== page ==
When Volkswagen announced their desire to develop a Mobility solution as a way of impacting positively on Rwanda, they got a huge shock when the state government introduced them to a group of Rwandan youths who although works in a small office, but are making tremendous impact.
The small firm known as Awesomity lab is presently run by 8 young men,but originally founded by 4 in 2016, all of which were once students of Lycee de Kigali.
The four friends who had since nursed the dream of starting their own firm, decided to take the plunge, with no capital and unimpressive qualifications and certificates.
The team leader, Lionel Mpfizi in his interview with the New York Times, talked about how they were helped by the fellowship program organized by DMM hehe ltd, which was founded by Clarise iribagiza, a training that pushed them into letting up their own firm.
“The only capital we had was our knowledge and our determination. We all shared the same goal of turning Awesomity into something big and that was enough to get us started”he said.
The small firm started with in house projects which included, developing healthcare and educational solutions, among others and finally had their turning point in 2017 when there were recommended by the Rwandan development board to Volkswagen.
Upon invitation, the Volkswagen officials where outstanded by their resume and invited them into competing against several international firms for the job. Undeterred by the stiff competition, led by the desire to emerge the best, the Awesomity firm won in terms of quality and pricing.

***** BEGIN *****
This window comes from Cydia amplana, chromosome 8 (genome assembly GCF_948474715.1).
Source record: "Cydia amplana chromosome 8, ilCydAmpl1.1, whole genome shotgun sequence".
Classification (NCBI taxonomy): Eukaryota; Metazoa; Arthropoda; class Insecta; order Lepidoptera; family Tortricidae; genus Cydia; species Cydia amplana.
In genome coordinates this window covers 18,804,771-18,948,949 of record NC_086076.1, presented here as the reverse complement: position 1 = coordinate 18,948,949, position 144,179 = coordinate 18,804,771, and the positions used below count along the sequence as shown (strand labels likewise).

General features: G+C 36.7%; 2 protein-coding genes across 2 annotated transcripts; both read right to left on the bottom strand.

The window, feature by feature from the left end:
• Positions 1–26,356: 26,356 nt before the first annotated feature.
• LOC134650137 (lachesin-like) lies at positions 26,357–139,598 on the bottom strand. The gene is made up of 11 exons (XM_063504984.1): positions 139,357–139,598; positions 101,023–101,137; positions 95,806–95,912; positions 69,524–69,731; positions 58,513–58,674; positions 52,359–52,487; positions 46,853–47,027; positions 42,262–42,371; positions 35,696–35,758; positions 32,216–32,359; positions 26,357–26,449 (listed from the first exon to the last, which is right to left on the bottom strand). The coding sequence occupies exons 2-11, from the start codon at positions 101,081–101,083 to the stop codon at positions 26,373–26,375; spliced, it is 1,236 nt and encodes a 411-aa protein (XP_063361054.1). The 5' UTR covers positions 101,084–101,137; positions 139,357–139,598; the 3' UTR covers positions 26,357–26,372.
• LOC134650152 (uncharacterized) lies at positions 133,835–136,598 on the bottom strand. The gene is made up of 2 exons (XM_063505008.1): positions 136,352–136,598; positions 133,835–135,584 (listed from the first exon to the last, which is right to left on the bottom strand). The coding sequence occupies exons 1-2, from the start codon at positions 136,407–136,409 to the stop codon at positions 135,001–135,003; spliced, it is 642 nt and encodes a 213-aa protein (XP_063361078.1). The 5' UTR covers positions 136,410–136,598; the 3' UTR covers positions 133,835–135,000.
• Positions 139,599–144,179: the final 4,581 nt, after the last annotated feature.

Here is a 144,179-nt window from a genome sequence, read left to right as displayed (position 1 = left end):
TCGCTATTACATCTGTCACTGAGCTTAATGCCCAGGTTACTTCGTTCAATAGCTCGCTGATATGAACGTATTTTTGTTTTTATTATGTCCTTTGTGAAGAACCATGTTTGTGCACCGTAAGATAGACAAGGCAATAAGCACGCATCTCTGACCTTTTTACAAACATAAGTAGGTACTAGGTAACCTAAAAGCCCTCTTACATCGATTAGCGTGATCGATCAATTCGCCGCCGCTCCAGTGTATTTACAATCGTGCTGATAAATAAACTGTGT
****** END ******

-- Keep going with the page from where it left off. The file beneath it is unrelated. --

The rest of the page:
“This deal means a lot to out company. We are proud to have developed something that would help in the development of our country. This deal gave us credibility and visibility at the international level” Mpfizi said.
The Volkswagen mobility solution involves two stages. The first one being the development of solutions to provide for car hailing, public car sharing and others. The security on stage involves a ride hailing service which willomprise of about 150 vehicles. The project is to begin production in the second quarter of this year, according g to Thomas Schafer, the chief executive of Volkswagen in South Africa.
These youths in their patriotic acts are steadily gaining international recognition for their outstanding works.
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